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grateful to my hon. Friend for acknowledging in her speech the assistance provided not just by my Department—the Ministry of Justice—but by the Foreign Office and the Home Office. She will be aware that once the Bulgarian authorities consented to transfer Michael back to the UK, we attempted to do that quickly and without unnecessary delay on our part. Arrangements were indeed put in place to transfer him to a prison in the north-west of England—in his home region—within 24 hours of his arrival in the UK, so that he could, quite properly, receive visits from his family and friends at a convenient time. Michael continues to serve his sentence in a prison close to his home.

As my hon. Friend said, now that Michael has turned 21 he has been transferred to an adult prison where I understand that he is taking advantage of the educational and training facilities available to him, while working towards the possibility of one day transferring to an open prison. When my hon. Friend and I discussed that possibility, I explained to her how it could occur in the near future.

My hon. Friend also raised the issue of Michael’s undergoing a polygraph test, which we have been pleased to grant. The governor of Garth prison has indicated that she is in principle content for the test to go ahead, provided that the chosen polygraph expert and any individual accompanying them are security-cleared. That will undoubtedly be acceptable to my hon. Friend and to Michael. I believe that there has been a request for that test to be filmed, but there is no question of that happening. However, I hope that the test itself will prove of value and that it can be undertaken speedily.

It is clear from my hon. Friend’s speech tonight, however, that Michael’s supporters—his family and many people in the city of Liverpool—feel that further action should be taken to remedy what they believe to be a serious miscarriage of justice. I am grateful to my hon. Friend for setting out the new evidence that has recently come to light. I know that she knows this, but I have to say to her that the proper place for that evidence to be considered and tested is in Bulgaria, either by a Bulgarian court or, if that is not possible, by the Bulgarian President, who has the power to grant clemency.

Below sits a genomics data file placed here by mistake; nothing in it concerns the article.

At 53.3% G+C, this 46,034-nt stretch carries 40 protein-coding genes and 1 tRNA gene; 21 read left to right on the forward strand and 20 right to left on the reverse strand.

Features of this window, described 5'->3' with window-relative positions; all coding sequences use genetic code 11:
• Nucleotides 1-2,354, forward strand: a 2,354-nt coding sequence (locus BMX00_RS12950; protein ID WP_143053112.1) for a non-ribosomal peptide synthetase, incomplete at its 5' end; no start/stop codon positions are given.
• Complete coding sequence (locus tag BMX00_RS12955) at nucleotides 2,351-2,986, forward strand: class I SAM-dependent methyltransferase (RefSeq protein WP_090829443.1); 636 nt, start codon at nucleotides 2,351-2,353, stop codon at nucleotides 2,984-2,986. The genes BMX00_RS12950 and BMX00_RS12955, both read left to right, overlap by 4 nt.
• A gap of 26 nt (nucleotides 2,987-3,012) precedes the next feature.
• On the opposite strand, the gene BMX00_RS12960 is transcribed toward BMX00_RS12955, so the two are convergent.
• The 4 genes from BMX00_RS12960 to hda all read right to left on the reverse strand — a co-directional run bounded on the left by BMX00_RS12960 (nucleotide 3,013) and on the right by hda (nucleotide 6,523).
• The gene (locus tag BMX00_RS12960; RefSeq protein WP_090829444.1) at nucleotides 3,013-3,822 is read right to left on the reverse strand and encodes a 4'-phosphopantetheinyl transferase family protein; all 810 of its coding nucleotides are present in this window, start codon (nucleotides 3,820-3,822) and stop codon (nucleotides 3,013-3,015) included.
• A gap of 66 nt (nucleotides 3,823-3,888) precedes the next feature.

One of the central principles of the Council of Europe convention on the transfer of sentenced persons, under which Michael was transferred to a prison in the United Kingdom, is that the receiving state must respect the findings of the sentencing state. Indeed, article 13 of the convention makes it clear that the sentencing state alone retains the right to review the judgment of its court. Under the terms of that convention there is limited scope for the receiving state, which in this case is the United Kingdom, to change the sentence imposed by the sentencing state. A sentence can be adapted where the sentence imposed exceeds the sentence available to courts in the receiving state for the same offence. My hon. Friend will know that Michael is serving a sentence of 10 years for attempted murder. As the maximum sentence available to British courts for attempted murder is life imprisonment, we have no power to reduce Michael’s sentence on those grounds.

My hon. Friend mentioned that following Michael’s return to the UK, his sentence is administered in accordance with British release arrangements. She is aware that
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following strong representations from her and others, some of whom I mentioned, the Government were able to amend Michael’s release dates to ensure that he serves no longer in custody here than would have been the case had he remained in Bulgaria. That decision has shortened Michael’s sentence, and I know that my hon. Friend has welcomed it.